1. The Government argued that Article 13 of the Convention had been complied with in the present case. Firstly, they submitted that it had been open to the applicant to lodge a complaint with a prosecutor’s office. To demonstrate the effectiveness of that remedy, they referred to an example in the Kaluga region, where the local prosecutor’s office had in 2006 declared 13.1% of complaints about inadequate conditions of detention well-founded, a proportion which had risen to 18% in the first half of 2007. They also submitted, without providing any further details, that in two detention facilities in the Vladimir and Khabarovsk regions, material conditions of detention had been improved following complaints to prosecutor’s offices. Secondly, the Government argued that it had been open to the applicant to institute civil proceedings before the domestic courts in relation to the pecuniary and non-pecuniary damage caused by the conditions of detention, as, in their submission, that avenue of recourse constituted an effective remedy within the meaning of Article 13 of the Convention. To illustrate their point, the Government stated that an unspecified number of individuals had successfully sought damages in the courts of the Perm region and Kazan. They further referred to the case of Mr S., who had been awarded RUB 250,000 by a domestic court for non-pecuniary damage, and to that of Mr D. — already cited in connection with their plea of non-exhaustion. Lastly, the Government stated that the applicant had failed to properly bring his civil claims in connection with the conditions of detention in the IVS. Referring to the Court’s case-law (see Whiteside v. the United Kingdom, Commission decision of 7 March 1994, application no. 20357/92, Decisions and Reports 76, p. 80), they pointed out that a mere doubt on the applicant’s part as to the prospects of success was not sufficient to exempt him from submitting his claim to any of the aforementioned national authorities with jurisdiction in such matters.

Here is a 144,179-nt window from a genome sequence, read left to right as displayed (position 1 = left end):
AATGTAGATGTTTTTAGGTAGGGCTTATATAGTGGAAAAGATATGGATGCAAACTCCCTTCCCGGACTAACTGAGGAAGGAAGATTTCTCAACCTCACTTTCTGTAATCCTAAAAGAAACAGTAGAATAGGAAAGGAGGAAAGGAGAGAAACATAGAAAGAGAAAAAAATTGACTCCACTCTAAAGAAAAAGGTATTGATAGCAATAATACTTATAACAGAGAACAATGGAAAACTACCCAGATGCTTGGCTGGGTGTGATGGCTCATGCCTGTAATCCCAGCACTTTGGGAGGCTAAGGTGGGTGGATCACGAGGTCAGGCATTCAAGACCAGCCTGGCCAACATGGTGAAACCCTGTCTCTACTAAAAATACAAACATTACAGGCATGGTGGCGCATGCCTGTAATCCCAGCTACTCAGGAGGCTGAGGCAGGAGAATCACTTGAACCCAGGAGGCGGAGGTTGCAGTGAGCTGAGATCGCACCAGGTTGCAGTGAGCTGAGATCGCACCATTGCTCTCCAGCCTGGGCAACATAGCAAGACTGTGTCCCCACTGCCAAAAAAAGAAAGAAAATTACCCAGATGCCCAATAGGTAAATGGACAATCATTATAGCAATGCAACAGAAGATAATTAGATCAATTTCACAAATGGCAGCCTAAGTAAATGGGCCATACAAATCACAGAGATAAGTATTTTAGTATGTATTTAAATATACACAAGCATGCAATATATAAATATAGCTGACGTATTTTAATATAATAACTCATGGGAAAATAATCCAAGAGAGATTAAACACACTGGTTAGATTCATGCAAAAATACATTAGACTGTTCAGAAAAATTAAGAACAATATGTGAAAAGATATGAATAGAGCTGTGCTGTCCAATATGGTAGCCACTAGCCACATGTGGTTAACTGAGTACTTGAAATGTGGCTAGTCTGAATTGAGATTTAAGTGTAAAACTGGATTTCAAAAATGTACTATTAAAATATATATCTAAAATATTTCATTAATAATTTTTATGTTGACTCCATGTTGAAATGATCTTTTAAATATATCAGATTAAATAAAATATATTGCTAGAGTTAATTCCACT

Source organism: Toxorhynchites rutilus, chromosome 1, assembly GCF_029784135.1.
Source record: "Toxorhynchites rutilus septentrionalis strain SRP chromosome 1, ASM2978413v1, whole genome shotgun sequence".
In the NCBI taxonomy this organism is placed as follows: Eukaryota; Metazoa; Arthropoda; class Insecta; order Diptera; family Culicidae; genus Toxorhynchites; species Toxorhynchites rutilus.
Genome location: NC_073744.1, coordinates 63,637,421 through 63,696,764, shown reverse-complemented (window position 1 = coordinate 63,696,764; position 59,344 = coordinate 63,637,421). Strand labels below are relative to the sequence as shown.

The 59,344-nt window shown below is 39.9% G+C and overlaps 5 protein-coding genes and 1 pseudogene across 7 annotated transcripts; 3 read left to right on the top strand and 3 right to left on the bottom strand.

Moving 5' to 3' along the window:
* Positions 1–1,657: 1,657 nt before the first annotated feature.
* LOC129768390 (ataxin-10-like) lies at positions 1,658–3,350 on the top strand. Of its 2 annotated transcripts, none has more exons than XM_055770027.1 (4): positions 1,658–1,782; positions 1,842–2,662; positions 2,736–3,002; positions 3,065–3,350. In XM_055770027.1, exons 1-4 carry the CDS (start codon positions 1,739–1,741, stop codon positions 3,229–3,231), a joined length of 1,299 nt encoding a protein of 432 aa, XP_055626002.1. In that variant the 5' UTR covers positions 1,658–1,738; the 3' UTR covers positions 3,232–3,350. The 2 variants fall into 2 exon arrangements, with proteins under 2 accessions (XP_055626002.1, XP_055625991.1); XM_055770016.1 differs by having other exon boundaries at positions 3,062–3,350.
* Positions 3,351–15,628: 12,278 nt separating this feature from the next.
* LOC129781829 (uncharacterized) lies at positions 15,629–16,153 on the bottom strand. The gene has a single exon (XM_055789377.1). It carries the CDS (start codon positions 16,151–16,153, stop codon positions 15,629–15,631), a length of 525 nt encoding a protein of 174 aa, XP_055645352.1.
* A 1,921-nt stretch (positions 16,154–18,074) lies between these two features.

2. The applicant maintained his complaint under Article 13 of the Convention, submitting that no coherent and well-established practice of affording redress in respect of similar complaints existed at national level.

(b) The Court’s assessment